I'm an award winning journalist, critic, and producer with over 15 years of experience covering music, culture, style, and politics across digital, print, and video for Esquire, Pitchfork, GQ, VICE, Playboy, MTV News, and Entertainment Weekly.
In 2017 I won the Webby People’s Voice award in Animation for Pitchfork.tv’s “A Brief History of Goth” (directed by Joren Cull). I'm a former contributing editor at Esquire, former music columnist for the Chicago Reader, and the only professional music critic to share a songwriting credit with Cat Power.
I'm an expert in the history of pop music and youth culture going back to the early 20th century, and a keen observer of the intersection between art and technology.
One time Cheech Marin called me "hilarious."
With the help of Native Instruments, Michael Brun provides the Haitian music community get access to equipment and education. A big artist in the global electronic music scene, Michael Brun's passion goes far beyond music and NI loves to support initiatives around the world that provide an outlet for creativity.
"I DON'T want to be a rock star," says Jennifer Herrema, America's greatest living rock star. And what is a rock star these days, really? The term's been degraded and neutered with overuse, its totemic influence sapped by rock's downfall from the position of power it held in global pop culture for half a century.
A video series I scripted for Pitchfork exploring the history of Chicago through five key years between 1966 and 1998.
How America's benzo habit has reshaped pop culture. Fifty million prescriptions for alprazolam - Xanax's generic name - were filled in the U.S. in 2013, making it the most prescribed psychiatric medication in the country. Prescriptions were rising by nearly 10 percent a year back then, with no indication of slowing down, so 2018 numbers ...
9:07 PM The amphitheater at Arcosanti is built to hold about 1500 people, but tonight there are only a dozen or so people hanging around watching Hundred Waters soundcheck and enjoying the cool, dry nighttime desert air.
The afternoon before my interview with photographer Ed Freeman, the sky over New York City was filled with an otherworldly milky light as the sun began to set, almost like it was pouring straight out of one of the Aelbert Cuyp paintings at the Met. We'd been getting crazy skies like that all week.
The best song in the world right now, by an almost comically wide margin, is Future's "Mask Off." The catchily menacing track from the first of the Atlanta rapper's recent album diptych has worked its way up from fan-favorite deep cut to his highest-charting solo single yet, inspiring several memes and going gold along the way.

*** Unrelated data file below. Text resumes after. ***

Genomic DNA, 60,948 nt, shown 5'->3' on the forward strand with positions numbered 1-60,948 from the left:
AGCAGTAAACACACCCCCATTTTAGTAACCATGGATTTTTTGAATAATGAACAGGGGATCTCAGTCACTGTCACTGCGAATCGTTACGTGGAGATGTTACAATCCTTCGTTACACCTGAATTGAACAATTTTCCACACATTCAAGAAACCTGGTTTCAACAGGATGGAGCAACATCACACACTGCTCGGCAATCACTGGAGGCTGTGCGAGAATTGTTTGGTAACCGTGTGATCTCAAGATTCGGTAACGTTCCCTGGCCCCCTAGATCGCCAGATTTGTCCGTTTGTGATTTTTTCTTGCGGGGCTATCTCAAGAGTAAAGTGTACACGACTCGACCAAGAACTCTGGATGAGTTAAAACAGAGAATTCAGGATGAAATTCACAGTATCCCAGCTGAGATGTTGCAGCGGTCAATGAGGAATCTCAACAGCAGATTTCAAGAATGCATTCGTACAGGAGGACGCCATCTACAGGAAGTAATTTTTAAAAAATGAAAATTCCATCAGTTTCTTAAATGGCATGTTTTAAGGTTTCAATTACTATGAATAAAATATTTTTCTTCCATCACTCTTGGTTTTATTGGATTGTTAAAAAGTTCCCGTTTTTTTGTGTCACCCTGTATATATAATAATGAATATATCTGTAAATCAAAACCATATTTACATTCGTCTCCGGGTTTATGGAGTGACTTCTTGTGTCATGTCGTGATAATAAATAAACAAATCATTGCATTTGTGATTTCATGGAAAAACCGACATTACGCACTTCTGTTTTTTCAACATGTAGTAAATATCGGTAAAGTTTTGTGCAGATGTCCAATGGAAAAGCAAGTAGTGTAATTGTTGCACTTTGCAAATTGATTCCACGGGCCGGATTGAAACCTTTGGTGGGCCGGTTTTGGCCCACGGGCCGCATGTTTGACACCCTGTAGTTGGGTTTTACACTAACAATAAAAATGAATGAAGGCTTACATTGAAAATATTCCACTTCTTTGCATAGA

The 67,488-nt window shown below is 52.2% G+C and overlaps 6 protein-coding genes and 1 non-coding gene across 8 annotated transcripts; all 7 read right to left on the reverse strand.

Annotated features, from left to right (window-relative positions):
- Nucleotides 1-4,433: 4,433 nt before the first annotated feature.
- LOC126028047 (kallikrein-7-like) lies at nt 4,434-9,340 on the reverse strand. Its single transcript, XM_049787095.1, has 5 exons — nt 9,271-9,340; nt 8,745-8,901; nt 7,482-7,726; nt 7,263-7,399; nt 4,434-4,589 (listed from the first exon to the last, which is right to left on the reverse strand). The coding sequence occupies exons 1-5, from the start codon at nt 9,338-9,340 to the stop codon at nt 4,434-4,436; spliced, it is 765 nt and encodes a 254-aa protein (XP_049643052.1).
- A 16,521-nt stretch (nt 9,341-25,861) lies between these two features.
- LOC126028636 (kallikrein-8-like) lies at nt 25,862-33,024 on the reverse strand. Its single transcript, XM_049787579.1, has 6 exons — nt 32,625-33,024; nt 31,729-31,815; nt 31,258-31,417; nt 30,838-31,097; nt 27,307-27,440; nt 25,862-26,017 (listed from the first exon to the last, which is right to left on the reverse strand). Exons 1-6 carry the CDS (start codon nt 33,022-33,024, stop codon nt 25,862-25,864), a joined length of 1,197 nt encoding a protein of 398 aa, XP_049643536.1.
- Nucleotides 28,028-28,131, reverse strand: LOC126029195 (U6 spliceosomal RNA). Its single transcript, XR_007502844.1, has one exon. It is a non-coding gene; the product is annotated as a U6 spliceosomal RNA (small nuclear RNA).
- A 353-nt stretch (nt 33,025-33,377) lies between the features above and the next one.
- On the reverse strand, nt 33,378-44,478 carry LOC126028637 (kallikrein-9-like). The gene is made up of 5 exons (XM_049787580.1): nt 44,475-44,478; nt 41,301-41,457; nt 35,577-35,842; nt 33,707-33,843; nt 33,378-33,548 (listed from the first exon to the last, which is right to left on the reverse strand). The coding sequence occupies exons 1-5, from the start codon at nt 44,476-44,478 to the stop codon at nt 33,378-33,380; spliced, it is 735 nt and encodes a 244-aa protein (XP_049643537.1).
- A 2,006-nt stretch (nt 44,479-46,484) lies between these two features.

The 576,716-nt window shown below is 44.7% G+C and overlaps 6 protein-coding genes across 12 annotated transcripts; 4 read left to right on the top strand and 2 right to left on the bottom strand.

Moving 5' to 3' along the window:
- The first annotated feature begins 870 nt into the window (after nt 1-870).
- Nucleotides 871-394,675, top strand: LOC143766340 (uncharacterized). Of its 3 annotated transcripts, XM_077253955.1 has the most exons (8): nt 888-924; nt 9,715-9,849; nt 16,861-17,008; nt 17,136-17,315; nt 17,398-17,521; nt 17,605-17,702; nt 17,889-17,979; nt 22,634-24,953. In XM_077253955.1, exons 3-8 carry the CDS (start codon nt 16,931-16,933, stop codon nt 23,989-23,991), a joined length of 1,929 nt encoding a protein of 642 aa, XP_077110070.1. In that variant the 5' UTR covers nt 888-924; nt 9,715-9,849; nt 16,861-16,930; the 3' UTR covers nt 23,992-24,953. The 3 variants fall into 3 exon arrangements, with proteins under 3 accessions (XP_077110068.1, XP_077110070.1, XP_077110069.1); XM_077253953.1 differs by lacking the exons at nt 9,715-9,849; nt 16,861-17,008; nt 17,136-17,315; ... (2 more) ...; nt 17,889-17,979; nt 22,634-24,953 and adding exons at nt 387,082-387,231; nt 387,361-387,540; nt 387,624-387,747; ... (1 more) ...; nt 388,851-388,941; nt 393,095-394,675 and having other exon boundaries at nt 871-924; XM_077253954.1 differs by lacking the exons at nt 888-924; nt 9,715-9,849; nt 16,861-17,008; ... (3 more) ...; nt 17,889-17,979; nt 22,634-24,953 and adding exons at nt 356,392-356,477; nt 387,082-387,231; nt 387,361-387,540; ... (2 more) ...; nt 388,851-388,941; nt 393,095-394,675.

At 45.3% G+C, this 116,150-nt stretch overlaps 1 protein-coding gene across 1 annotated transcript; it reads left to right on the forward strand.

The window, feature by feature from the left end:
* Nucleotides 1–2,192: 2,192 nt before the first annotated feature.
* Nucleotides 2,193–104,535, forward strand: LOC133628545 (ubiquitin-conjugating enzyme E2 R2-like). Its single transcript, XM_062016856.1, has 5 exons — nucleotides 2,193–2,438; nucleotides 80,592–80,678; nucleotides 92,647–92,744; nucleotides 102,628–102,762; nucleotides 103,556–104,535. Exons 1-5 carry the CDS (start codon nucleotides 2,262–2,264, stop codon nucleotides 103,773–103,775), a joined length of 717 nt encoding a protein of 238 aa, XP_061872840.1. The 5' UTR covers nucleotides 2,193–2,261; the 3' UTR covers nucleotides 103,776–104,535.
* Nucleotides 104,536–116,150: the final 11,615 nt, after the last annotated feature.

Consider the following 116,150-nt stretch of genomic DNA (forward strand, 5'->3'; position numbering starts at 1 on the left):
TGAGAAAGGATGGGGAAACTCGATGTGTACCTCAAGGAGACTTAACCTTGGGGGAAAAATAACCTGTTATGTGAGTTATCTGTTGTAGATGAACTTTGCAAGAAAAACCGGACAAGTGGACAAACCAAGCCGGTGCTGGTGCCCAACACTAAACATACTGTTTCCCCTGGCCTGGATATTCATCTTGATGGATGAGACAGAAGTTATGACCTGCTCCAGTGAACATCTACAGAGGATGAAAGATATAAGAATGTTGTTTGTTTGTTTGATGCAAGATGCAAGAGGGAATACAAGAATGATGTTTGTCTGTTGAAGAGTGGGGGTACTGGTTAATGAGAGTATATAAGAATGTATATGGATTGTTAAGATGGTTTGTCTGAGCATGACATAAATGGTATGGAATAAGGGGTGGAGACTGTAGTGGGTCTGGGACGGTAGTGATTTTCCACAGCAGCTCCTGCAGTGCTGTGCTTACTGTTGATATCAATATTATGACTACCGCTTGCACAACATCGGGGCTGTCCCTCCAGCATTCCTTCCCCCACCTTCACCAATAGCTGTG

A$AP Ferg breaks down his favorite lines from "Suicidal Thoughts" by The Notorious B.I.G. in our new VERSES series
Robert Maxwell/Men's Health May is Mental Health Awareness Month. For too long, men have been silent about mental health and it's literally killing us. We can change that. Our Healthy Mind, Healthy Body series shines a light on mental health issues that everyone should be talking about.
Neil Harbisson hears color. Moon Ribas' elbow is wi-fi ready. Miles Raymer discovers that together they make some of the most advanced art in the world.
New York City in 1977 was, among other things, a tale of two nightclubs. In midtown, the new Studio 54 amplified disco's penchant for glitter and glam just before the genre went mainstream. Meanwhile, down at 84 King Street in Soho, an up-and-coming DJ named Larry Levan and club impresario Michael Brody scraped together the resources they needed to open the Paradise Garage.
"If transcending mundanity was David Bowie's greatest talent, close behind was his ability to make other people feel like they could do the same." David Bowie fandom has a tendency to shade into religiosity. Even his most serious fans can joke about it, but it's no stretch to say that he's literally saved lives.
The past couple years have seen the balance of power in the hip-hop world tip decisively away from the traditional star system to a legion of young rappers coming up off of cheaply made digital mixtapes and, increasingly, tracks posted straight to SoundCloud from the laptop they were recorded on.
The best and worst aspects of West's seventh album both stem from his new enthusiasm for leaving certain (major) details deliberately unresolved. Imagine you have the most anticipated album in the world about to drop. There's a release date planned that everyone knows about.
Forty-five years after its release, everything that was supposed to have made The Velvet Underground & Nico special has been nearly eradicated by its own legend.
It's one in the afternoon when Lil Yachty and I meet up in the Times Square hotel where the Atlanta resident is staying during his almost weekly trip to NY- but he's still half asleep.
Unless you plan on spending your summer at a silent meditation retreat, over the next few months you're going to be hearing a lot of Playboi Carti's breakout single "Magnolia," which has all of the telltale signs of a summer-owning street-rap smash.
Jordan Peele and Allison Williams took two very different paths to reach contemporary-comedy stardom (okay, at the very least, semi-stardom). And they couldn't be much more different on the phone, either. On a transatlantic conference call made while Williams, 28, was traveling in London, 37-year-old Peele (co-creator of the dearly departed, audacious sketch series Key & Peele) comes off like an endearingly earnest movie geek.